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Mind

Thanks for the Memories

By Kathy A SvitilApril 28, 2005 5:00 AM

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In the movies, a conk on the noggin can erase a person’s memory and personality, turning brutal assassins into average folk and heiresses into humble housewives. Such personality-altering amnesia is far from reality, reports Sallie Baxendale, a neuropsychologist at the National Hospital for Neurology and Neurosurgery in London, in a first-ever study of amnesia in films.

Profound amnesia (usually caused by neurosurgery, brain infection, or stroke) is quite rare in the general population, but Baxendale found amnesic characters in 60 movies, from the 1915 silent reel Garden of Lies to 2004’s 50 First Dates and Eternal Sunshine of the Spotless Mind. In nearly all, the portrayals were stunningly inaccurate. In one common device, movie patients lose their memory after a blow to the head, then regain it with a second injury. “The idea that lost memory could come back after another bang is absolutely ridiculous,” Baxendale says. “You wouldn’t expect that with any other sort of injury. You couldn’t hurt your leg and then hurt it again to make it better.”

The loss of personality is equally implausible. Neurological patients very rarely lose their identity, Baxendale says. “You know your name and how old you are. You know who you are. That stays.” Instead, amnesia robs victims of the ability to retain new information. “You don’t remember messages, you don’t remember people’s names or the newspaper story you just read,” she says. “It becomes really hard to function every day.”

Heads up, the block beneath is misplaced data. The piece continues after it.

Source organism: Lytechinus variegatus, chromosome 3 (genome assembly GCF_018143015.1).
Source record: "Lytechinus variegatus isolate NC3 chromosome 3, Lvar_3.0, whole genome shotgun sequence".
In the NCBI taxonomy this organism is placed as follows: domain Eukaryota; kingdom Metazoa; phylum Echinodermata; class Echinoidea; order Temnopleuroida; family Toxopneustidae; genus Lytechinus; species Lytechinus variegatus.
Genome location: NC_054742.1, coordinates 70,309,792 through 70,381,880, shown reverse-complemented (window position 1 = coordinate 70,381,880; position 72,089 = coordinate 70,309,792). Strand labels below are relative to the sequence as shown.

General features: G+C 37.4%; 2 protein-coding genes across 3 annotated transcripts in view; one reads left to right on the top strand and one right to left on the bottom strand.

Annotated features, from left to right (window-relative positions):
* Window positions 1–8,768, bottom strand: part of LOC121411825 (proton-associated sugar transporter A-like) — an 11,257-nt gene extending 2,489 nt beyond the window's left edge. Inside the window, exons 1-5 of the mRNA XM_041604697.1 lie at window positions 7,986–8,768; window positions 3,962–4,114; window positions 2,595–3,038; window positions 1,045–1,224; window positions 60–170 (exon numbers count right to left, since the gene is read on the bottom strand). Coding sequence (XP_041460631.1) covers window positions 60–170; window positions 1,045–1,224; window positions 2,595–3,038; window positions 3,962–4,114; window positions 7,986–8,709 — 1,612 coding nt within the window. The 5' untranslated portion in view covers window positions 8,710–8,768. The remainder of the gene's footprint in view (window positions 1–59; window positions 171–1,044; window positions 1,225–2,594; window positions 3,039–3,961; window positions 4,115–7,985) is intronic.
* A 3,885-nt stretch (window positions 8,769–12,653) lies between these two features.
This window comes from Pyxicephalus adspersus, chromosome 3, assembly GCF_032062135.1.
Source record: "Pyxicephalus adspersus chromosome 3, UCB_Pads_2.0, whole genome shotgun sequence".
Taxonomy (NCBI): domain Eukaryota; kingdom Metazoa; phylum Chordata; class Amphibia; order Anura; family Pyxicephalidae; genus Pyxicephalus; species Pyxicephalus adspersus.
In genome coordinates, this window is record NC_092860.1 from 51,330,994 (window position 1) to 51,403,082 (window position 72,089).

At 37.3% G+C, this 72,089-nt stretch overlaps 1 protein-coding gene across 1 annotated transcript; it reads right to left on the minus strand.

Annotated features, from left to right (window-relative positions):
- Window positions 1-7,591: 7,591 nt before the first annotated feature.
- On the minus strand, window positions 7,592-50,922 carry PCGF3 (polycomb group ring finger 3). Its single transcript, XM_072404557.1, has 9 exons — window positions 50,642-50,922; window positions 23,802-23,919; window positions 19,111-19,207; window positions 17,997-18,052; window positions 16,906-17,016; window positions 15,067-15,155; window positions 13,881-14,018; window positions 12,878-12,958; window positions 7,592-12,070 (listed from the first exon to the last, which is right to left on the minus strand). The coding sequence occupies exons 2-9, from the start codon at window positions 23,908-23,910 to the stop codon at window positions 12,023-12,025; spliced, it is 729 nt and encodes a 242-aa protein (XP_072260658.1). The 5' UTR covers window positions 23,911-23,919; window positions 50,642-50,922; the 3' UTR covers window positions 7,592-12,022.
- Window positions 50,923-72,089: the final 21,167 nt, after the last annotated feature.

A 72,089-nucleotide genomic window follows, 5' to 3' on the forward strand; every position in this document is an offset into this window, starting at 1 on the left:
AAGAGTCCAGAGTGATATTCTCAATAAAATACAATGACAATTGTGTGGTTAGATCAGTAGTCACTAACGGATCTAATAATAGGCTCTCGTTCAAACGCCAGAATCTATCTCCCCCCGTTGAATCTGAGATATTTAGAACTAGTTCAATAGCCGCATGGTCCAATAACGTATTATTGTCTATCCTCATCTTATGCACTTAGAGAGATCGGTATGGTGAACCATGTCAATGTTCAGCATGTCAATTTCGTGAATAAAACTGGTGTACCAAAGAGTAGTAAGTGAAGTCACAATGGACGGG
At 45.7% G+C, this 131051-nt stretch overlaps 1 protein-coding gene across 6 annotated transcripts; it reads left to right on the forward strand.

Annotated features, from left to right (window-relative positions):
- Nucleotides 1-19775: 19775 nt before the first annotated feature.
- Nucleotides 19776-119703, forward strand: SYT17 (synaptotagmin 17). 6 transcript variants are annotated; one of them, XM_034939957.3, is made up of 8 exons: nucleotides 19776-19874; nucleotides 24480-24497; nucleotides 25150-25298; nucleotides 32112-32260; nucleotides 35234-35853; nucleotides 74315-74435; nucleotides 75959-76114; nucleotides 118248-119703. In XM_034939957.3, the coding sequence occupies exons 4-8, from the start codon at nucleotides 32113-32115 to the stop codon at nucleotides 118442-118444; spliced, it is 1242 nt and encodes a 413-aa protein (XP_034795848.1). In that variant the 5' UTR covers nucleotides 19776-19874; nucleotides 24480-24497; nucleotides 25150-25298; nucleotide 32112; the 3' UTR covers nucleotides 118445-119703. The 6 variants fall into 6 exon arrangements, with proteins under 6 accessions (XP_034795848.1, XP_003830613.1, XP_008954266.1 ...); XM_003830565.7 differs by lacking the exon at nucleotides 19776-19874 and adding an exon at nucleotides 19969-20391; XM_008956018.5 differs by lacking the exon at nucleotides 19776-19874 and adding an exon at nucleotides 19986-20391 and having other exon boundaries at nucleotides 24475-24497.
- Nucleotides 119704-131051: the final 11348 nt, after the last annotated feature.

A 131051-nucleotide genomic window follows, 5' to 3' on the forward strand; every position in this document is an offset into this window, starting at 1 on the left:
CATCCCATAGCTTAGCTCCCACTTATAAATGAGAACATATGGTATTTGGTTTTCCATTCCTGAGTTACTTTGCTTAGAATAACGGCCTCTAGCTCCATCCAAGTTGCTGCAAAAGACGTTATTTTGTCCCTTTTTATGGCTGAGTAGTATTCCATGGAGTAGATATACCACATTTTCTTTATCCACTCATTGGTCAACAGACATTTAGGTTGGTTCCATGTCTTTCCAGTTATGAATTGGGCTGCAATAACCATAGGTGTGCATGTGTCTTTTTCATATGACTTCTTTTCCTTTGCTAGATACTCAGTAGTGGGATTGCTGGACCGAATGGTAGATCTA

Surprisingly, the symptoms mirror those suffered by the character Dory in the Disney/Pixar animated film Finding Nemo, one of just three films Baxendale says correctly depicts the disorder. (The others are Memento and the Spanish film Sé Quién Eres.) “There is a bit at the end when the older fish, Marlin, goes off and leaves Dory by herself. She just swims around in circles because she doesn’t know where she is. If you take true amnesics out and then leave them in a shopping center, their confusion is immense,” Baxendale says. “They have no idea where they are, why they are there. Dory’s situation was quite real.”

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